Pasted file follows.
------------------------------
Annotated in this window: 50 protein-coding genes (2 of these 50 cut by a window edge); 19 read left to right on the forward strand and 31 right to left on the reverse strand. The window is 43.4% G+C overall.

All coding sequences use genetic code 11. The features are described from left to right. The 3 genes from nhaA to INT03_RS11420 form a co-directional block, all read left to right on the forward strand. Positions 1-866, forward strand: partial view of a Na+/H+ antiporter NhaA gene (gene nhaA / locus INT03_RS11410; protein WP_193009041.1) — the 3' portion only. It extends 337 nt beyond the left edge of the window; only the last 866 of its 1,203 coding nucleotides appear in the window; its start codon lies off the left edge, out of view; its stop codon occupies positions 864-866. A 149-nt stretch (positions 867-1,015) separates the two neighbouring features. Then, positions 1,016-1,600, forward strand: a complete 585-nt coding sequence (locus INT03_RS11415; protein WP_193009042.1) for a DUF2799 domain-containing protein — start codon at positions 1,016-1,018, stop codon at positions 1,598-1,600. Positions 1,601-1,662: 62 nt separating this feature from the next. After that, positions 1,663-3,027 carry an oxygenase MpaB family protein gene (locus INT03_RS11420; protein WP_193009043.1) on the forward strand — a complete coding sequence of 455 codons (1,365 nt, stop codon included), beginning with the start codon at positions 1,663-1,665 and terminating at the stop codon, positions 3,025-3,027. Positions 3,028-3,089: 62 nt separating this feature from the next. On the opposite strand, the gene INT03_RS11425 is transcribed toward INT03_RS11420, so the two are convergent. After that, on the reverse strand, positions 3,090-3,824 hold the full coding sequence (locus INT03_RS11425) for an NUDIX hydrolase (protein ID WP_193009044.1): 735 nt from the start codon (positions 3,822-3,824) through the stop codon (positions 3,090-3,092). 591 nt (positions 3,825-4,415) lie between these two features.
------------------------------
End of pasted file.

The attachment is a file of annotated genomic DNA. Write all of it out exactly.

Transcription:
Annotated in this window: 50 protein-coding genes (2 of these 50 cut by a window edge); 19 read left to right on the forward strand and 31 right to left on the reverse strand. The window is 43.4% G+C overall.

All coding sequences use genetic code 11. The features are described from left to right. The 3 genes from nhaA to INT03_RS11420 form a co-directional block, all read left to right on the forward strand. Positions 1-866, forward strand: partial view of a Na+/H+ antiporter NhaA gene (gene nhaA / locus INT03_RS11410; protein WP_193009041.1) — the 3' portion only. It extends 337 nt beyond the left edge of the window; only the last 866 of its 1,203 coding nucleotides appear in the window; its start codon lies off the left edge, out of view; its stop codon occupies positions 864-866. A 149-nt stretch (positions 867-1,015) separates the two neighbouring features. Then, positions 1,016-1,600, forward strand: a complete 585-nt coding sequence (locus INT03_RS11415; protein WP_193009042.1) for a DUF2799 domain-containing protein — start codon at positions 1,016-1,018, stop codon at positions 1,598-1,600. Positions 1,601-1,662: 62 nt separating this feature from the next. After that, positions 1,663-3,027 carry an oxygenase MpaB family protein gene (locus INT03_RS11420; protein WP_193009043.1) on the forward strand — a complete coding sequence of 455 codons (1,365 nt, stop codon included), beginning with the start codon at positions 1,663-1,665 and terminating at the stop codon, positions 3,025-3,027. Positions 3,028-3,089: 62 nt separating this feature from the next. On the opposite strand, the gene INT03_RS11425 is transcribed toward INT03_RS11420, so the two are convergent. After that, on the reverse strand, positions 3,090-3,824 hold the full coding sequence (locus INT03_RS11425) for an NUDIX hydrolase (protein ID WP_193009044.1): 735 nt from the start codon (positions 3,822-3,824) through the stop codon (positions 3,090-3,092). 591 nt (positions 3,825-4,415) lie between these two features.